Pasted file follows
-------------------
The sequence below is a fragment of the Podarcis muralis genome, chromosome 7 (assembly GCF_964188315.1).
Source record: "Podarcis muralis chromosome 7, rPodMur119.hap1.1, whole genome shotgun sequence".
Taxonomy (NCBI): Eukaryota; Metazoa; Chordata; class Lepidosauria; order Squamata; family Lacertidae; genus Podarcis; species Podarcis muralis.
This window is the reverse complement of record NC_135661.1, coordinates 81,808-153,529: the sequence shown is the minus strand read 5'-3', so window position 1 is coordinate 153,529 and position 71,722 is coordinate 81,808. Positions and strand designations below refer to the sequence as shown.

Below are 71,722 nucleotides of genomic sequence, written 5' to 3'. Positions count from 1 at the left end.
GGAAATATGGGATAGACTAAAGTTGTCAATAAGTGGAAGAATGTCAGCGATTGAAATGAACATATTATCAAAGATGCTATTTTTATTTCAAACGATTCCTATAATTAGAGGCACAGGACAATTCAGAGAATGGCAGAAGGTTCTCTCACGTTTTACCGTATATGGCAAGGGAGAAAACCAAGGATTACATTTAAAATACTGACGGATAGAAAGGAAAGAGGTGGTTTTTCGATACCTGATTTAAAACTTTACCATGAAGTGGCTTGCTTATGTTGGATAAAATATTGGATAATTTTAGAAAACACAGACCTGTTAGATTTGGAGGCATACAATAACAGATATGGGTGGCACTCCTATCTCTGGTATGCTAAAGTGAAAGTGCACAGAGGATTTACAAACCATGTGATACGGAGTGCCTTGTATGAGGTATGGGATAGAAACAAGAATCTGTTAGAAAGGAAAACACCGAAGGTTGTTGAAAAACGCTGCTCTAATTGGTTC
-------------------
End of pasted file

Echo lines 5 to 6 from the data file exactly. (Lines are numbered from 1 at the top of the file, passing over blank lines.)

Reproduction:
Below are 71,722 nucleotides of genomic sequence, written 5' to 3'. Positions count from 1 at the left end.
GGAAATATGGGATAGACTAAAGTTGTCAATAAGTGGAAGAATGTCAGCGATTGAAATGAACATATTATCAAAGATGCTATTTTTATTTCAAACGATTCCTATAATTAGAGGCACAGGACAATTCAGAGAATGGCAGAAGGTTCTCTCACGTTTTACCGTATATGGCAAGGGAGAAAACCAAGGATTACATTTAAAATACTGACGGATAGAAAGGAAAGAGGTGGTTTTTCGATACCTGATTTAAAACTTTACCATGAAGTGGCTTGCTTATGTTGGATAAAATATTGGATAATTTTAGAAAACACAGACCTGTTAGATTTGGAGGCATACAATAACAGATATGGGTGGCACTCCTATCTCTGGTATGCTAAAGTGAAAGTGCACAGAGGATTTACAAACCATGTGATACGGAGTGCCTTGTATGAGGTATGGGATAGAAACAAGAATCTGTTAGAAAGGAAAACACCGAAGGTTGTTGAAAAACGCTGCTCTAATTGGTTC